ALBUQUERQUE, N.M. (KRQE) – While several groups fight to keep a city-sanctioned homeless camp away from their neighborhood, one is taking matters into its own hands. They are increasing security to help combat the issues they’ve faced.

“We have to be on guard every minute of the day,” said Sunset Memorial Park Manager Josh Glass.

Sunset Memorial Park would be next-door neighbors with the city’s proposed ‘Safe Outdoor Space’ off of the Menaul and I-25 corridor.

“We’re responsible for all the contents, all the folks that are entombed in there,” said Glass.

Glass said the park and six other associations have joined together to appeal the city-sanctioned homeless camp.

“We feel that this neighborhood the Martinez-Town, Santa Barbara neighborhoods, as well as this entire corridor most of the homeless services are in this area,” said Glass.

He said this area has a large homeless population with many issues already.

“Why the city would spend so much money in redeveloping this area that’s, quite frankly, been traumatized by the transients that live around here to just invite more into the neighborhood,” said Glass.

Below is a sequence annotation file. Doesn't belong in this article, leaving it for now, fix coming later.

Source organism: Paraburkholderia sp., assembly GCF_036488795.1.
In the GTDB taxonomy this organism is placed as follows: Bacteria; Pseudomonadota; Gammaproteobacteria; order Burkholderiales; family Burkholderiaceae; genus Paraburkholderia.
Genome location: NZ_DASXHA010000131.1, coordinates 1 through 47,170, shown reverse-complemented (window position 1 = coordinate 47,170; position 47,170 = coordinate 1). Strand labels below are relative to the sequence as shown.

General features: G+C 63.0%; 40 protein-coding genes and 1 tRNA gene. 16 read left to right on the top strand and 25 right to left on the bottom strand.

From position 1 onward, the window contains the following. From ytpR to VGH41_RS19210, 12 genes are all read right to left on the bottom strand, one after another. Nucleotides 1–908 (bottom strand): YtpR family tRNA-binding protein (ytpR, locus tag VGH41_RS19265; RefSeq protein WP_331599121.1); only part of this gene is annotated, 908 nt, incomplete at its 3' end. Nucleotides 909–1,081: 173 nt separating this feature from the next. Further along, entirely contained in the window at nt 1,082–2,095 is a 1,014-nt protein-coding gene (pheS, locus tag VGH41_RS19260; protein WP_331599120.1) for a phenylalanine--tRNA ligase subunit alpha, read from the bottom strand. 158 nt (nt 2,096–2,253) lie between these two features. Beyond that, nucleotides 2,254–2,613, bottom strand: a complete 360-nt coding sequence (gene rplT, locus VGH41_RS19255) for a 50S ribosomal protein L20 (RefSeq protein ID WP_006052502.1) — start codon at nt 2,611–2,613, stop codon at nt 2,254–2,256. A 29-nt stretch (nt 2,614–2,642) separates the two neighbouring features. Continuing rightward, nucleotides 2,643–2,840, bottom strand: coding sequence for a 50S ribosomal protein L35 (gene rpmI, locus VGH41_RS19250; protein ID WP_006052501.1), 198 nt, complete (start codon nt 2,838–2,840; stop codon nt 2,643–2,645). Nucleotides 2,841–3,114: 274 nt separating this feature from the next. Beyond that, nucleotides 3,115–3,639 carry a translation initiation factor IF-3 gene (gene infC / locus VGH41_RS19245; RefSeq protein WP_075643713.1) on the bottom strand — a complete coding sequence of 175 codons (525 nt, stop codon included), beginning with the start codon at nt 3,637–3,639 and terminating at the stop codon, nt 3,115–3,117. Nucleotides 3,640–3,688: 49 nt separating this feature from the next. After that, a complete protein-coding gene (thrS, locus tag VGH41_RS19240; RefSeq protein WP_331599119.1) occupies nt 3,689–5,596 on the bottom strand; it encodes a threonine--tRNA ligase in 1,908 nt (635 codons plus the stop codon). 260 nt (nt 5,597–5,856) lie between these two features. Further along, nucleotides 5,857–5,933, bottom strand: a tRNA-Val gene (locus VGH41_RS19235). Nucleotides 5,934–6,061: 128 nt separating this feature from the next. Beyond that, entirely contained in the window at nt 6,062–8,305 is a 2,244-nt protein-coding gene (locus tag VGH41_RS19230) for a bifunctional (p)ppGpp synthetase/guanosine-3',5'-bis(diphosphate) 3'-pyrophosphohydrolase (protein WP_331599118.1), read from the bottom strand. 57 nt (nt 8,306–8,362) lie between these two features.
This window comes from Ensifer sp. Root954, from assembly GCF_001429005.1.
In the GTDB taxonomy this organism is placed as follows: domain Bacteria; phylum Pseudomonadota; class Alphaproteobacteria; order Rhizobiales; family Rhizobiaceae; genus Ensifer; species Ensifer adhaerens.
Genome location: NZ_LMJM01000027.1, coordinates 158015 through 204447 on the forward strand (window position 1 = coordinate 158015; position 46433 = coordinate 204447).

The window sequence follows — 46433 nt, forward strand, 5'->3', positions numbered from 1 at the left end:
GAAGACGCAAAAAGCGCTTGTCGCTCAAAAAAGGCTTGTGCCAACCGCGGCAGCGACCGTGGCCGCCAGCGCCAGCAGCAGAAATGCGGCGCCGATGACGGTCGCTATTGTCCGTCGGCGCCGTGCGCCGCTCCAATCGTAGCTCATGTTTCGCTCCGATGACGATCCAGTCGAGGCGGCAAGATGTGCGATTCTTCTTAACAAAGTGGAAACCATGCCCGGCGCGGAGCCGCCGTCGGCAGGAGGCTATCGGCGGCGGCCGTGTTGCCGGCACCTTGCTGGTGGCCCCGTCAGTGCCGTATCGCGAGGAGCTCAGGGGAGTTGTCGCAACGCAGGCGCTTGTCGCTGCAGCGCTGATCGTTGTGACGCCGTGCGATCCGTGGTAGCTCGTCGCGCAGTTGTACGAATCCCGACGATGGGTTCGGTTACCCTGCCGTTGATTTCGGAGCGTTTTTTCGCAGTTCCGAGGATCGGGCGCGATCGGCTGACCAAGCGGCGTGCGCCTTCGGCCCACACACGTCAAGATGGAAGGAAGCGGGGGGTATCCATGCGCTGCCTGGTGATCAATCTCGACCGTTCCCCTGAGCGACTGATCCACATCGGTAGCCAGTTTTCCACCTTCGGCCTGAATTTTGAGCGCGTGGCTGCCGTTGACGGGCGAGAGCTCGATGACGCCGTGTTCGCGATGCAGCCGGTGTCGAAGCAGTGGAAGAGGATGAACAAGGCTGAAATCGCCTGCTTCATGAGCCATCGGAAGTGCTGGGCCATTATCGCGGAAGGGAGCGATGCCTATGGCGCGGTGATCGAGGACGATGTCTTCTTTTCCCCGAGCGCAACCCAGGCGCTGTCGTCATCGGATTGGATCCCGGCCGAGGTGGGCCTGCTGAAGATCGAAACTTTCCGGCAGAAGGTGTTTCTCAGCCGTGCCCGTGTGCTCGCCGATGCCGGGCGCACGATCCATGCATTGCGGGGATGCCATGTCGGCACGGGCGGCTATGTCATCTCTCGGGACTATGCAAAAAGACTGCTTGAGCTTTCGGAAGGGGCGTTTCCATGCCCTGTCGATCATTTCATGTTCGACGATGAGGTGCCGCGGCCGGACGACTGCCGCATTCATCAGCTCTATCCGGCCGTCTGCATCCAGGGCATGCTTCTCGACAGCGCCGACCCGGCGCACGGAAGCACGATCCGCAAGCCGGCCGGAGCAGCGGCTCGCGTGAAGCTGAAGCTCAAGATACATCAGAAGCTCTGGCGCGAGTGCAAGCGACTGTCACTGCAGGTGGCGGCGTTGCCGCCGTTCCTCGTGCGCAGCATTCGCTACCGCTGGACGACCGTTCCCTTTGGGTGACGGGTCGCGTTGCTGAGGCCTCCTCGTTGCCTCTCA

Because of that, the cemetery has to step away from its original job titles and focus on the task at hand.

“Enhancing the services that we provide for the families, providing a better service for them when they are here, and we’ve kinda moved from that which is really where our passion is,” said Glass. “To more protecting the families and keeping the transients out of the park.”

To combat the homeless issue, they are adding more security around the park. The cemetery has started installing in a new six-foot iron fence as well as nighttime vision security cameras.

“We are encumbering massive expenses here at the park, and we’re a non-for-profit organization, and cemeteries don’t operate with, you know, large budgets,” said Glass.

Unfortunately, after multiple break-ins and trash left behind, like used needles, aluminum foil, spoons, and human waste left all over the grounds, extra security has become a necessity.

“Those are the things that we have to do to keep our families safe and to keep us safe and make sure the park is a beautiful place for people to come and visit for generations to come,” said Glass.

He hopes the city will take note that this area is already overwhelmed.

“We’ve done our part. We’ve done enough, and we need a break,” said Glass.